Newspaper article THE JOURNAL RECORD

OKC Council to Consider Demolition of Jewel Theater

Newspaper article THE JOURNAL RECORD

OKC Council to Consider Demolition of Jewel Theater

Article excerpt

City officials are considering bulldozing a historic but long shuttered movie theater and beauty salon that are two of the last remaining relics of segregation here.

A few small trees are growing out of the barrel-vaulted roof of the Jewel Theater at 904 NE Fourth St. and its brick facade is crumbling, but a red neon sign still hangs over the sidewalk.

The Oklahoma City Council is expected to vote Tuesday on whether to declare the Jewel a dilapidated structure, as well as the old Ora's Beauty Salon building next door at 830 NE Fourth St. Both buildings would be slated for eventual demolition should the City Council approve.

"It's one of those situation where the council has to make the determination if there is anybody out there who can rectify the situation or they will have to make a decision for the safety of the public," said Russell Claus, Oklahoma City planning director.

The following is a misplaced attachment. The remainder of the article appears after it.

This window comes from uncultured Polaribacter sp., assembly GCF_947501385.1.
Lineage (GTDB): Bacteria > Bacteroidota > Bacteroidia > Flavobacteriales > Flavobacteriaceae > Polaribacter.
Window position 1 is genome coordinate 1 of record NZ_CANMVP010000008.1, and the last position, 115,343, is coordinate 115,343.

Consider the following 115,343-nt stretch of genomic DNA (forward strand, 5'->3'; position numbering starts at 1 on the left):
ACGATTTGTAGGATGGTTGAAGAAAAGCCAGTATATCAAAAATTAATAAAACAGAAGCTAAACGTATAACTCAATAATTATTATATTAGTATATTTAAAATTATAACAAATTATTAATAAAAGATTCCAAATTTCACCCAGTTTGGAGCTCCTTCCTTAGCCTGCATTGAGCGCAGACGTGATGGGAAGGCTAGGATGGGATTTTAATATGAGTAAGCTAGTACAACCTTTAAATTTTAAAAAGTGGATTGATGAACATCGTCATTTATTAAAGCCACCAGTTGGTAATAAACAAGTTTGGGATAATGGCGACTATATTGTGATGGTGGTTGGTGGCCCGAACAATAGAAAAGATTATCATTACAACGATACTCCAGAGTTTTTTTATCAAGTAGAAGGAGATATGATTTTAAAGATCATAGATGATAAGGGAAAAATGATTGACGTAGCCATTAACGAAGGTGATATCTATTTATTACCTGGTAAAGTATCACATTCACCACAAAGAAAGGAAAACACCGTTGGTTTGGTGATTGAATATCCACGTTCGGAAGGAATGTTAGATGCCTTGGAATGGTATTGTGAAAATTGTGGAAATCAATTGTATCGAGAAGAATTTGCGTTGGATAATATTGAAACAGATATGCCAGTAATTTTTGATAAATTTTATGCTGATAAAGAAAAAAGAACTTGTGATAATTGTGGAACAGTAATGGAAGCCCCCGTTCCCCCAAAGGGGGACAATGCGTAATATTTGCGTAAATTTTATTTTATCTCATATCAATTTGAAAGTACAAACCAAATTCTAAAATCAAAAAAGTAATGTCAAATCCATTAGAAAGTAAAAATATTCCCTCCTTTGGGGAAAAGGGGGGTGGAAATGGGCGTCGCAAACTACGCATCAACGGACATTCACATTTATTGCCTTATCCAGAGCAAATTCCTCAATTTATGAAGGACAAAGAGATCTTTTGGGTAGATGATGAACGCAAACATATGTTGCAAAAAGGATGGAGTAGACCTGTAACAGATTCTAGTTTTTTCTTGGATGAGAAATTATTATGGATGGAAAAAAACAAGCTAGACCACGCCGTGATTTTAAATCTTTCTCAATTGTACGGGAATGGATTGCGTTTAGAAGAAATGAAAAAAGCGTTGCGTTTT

A property owner can ask the city for more time to repair a dilapidated building, but they have to be able to prove they are willing and have the means to fix up the property, Claus said.

The theater was added to the National Register of Historic Places in 2009. It is the only one of three black movie theaters in the city that are still standing. The area along NE Fourth was once a thriving black commercial district.

"It's the very last thing there that represents that legacy of segregation," Bob Blackburn, executive director of the Oklahoma Historical Society, said of the theater. "We have to remember that racism was a part of our culture then as it is now and to remember what one part of the community was doing to another is important."

A vintage 1930s film project that was once used in the Jewel Theater is now on display at the Oklahoma History Center.

Anchorage, Alaska, resident Jewel Jones' grandparents Hathyel and Percy James built the theater in July 1931. …

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